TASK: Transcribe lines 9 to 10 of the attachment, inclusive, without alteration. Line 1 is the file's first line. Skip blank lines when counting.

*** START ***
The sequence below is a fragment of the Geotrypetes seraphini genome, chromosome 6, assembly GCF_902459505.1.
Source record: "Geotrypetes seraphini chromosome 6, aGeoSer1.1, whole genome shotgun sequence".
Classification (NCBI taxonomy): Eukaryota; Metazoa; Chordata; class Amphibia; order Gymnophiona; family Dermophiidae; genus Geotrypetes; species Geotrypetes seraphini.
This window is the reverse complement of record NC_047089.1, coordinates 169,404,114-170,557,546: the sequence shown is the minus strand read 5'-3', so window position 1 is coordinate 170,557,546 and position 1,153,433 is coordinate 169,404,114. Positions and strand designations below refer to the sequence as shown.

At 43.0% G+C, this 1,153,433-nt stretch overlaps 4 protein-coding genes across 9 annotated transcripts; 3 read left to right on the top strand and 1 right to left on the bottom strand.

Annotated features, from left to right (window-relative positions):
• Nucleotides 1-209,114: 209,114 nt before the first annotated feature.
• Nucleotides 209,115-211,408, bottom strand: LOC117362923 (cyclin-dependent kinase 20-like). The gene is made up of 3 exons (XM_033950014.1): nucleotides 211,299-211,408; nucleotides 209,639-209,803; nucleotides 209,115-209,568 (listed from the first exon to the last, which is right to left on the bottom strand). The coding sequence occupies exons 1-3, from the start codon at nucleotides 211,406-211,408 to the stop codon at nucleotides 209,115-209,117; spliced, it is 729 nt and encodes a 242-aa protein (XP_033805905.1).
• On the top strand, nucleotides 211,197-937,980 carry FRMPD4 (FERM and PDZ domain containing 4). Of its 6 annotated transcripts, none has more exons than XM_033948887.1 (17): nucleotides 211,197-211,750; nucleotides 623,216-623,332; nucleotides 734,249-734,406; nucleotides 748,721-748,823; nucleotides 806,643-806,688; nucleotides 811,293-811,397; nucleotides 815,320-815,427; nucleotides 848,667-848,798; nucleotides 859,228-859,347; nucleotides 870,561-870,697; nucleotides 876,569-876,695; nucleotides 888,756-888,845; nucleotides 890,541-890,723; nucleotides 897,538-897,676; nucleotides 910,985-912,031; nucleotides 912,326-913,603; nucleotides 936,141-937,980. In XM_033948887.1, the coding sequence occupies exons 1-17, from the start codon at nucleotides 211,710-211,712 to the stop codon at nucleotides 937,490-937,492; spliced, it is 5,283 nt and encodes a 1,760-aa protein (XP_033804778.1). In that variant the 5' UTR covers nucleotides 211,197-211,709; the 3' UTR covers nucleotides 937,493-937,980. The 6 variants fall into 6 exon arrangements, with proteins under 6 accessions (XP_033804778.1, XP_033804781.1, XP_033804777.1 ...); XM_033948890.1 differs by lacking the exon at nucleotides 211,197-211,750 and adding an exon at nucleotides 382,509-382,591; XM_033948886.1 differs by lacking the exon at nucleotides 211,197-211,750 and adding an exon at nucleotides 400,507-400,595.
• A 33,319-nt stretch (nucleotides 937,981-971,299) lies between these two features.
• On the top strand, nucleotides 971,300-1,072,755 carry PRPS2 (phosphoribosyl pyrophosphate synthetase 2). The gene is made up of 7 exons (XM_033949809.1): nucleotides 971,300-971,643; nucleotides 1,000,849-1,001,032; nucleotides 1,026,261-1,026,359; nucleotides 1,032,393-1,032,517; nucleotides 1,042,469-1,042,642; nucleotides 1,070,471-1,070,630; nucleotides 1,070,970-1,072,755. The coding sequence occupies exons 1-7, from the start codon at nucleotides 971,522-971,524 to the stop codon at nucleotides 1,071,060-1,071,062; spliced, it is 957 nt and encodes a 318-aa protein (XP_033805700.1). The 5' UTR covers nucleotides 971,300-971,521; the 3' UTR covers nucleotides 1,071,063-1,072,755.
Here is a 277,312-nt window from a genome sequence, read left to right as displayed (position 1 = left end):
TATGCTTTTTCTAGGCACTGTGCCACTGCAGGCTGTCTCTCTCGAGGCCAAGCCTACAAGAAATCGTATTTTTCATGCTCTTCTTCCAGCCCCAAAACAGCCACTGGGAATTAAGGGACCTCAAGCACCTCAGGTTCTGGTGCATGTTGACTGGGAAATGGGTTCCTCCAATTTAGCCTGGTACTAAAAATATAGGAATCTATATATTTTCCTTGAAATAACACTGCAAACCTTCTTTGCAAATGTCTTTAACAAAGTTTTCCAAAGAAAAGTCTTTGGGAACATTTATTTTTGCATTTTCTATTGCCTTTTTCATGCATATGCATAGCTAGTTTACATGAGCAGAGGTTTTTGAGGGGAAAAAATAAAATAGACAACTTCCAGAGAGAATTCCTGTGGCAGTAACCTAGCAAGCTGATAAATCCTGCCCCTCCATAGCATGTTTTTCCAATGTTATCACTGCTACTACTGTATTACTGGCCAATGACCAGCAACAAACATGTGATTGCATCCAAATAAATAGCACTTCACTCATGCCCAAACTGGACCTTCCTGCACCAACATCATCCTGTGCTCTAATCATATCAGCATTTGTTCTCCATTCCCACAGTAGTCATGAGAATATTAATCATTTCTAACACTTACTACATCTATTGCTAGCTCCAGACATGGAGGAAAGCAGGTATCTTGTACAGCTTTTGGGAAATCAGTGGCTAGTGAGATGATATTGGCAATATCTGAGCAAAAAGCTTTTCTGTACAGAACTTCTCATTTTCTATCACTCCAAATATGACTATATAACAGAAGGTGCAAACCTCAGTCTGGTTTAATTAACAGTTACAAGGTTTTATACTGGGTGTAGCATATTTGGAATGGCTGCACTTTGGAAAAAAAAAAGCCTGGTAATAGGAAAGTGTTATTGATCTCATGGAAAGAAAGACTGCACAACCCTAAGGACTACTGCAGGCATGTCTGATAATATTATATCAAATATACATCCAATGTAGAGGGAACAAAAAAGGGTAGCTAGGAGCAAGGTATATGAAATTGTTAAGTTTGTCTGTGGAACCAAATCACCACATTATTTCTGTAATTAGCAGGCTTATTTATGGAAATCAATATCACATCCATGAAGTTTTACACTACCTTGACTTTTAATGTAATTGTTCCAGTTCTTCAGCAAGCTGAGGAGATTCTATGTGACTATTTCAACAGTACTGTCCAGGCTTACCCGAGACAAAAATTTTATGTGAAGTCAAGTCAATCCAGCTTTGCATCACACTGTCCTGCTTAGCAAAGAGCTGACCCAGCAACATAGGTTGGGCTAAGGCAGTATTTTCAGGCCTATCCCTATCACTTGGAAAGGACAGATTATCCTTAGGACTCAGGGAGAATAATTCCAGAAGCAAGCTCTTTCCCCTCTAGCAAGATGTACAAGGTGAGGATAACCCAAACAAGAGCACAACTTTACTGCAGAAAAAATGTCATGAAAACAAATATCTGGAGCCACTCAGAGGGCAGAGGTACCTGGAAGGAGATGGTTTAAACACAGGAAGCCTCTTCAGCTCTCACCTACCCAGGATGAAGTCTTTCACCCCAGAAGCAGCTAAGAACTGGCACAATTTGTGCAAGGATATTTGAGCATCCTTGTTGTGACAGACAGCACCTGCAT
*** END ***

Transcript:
• On the top strand, nucleotides 211,197-937,980 carry FRMPD4 (FERM and PDZ domain containing 4). Of its 6 annotated transcripts, none has more exons than XM_033948887.1 (17): nucleotides 211,197-211,750; nucleotides 623,216-623,332; nucleotides 734,249-734,406; nucleotides 748,721-748,823; nucleotides 806,643-806,688; nucleotides 811,293-811,397; nucleotides 815,320-815,427; nucleotides 848,667-848,798; nucleotides 859,228-859,347; nucleotides 870,561-870,697; nucleotides 876,569-876,695; nucleotides 888,756-888,845; nucleotides 890,541-890,723; nucleotides 897,538-897,676; nucleotides 910,985-912,031; nucleotides 912,326-913,603; nucleotides 936,141-937,980. In XM_033948887.1, the coding sequence occupies exons 1-17, from the start codon at nucleotides 211,710-211,712 to the stop codon at nucleotides 937,490-937,492; spliced, it is 5,283 nt and encodes a 1,760-aa protein (XP_033804778.1). In that variant the 5' UTR covers nucleotides 211,197-211,709; the 3' UTR covers nucleotides 937,493-937,980. The 6 variants fall into 6 exon arrangements, with proteins under 6 accessions (XP_033804778.1, XP_033804781.1, XP_033804777.1 ...); XM_033948890.1 differs by lacking the exon at nucleotides 211,197-211,750 and adding an exon at nucleotides 382,509-382,591; XM_033948886.1 differs by lacking the exon at nucleotides 211,197-211,750 and adding an exon at nucleotides 400,507-400,595.
• A 33,319-nt stretch (nucleotides 937,981-971,299) lies between these two features.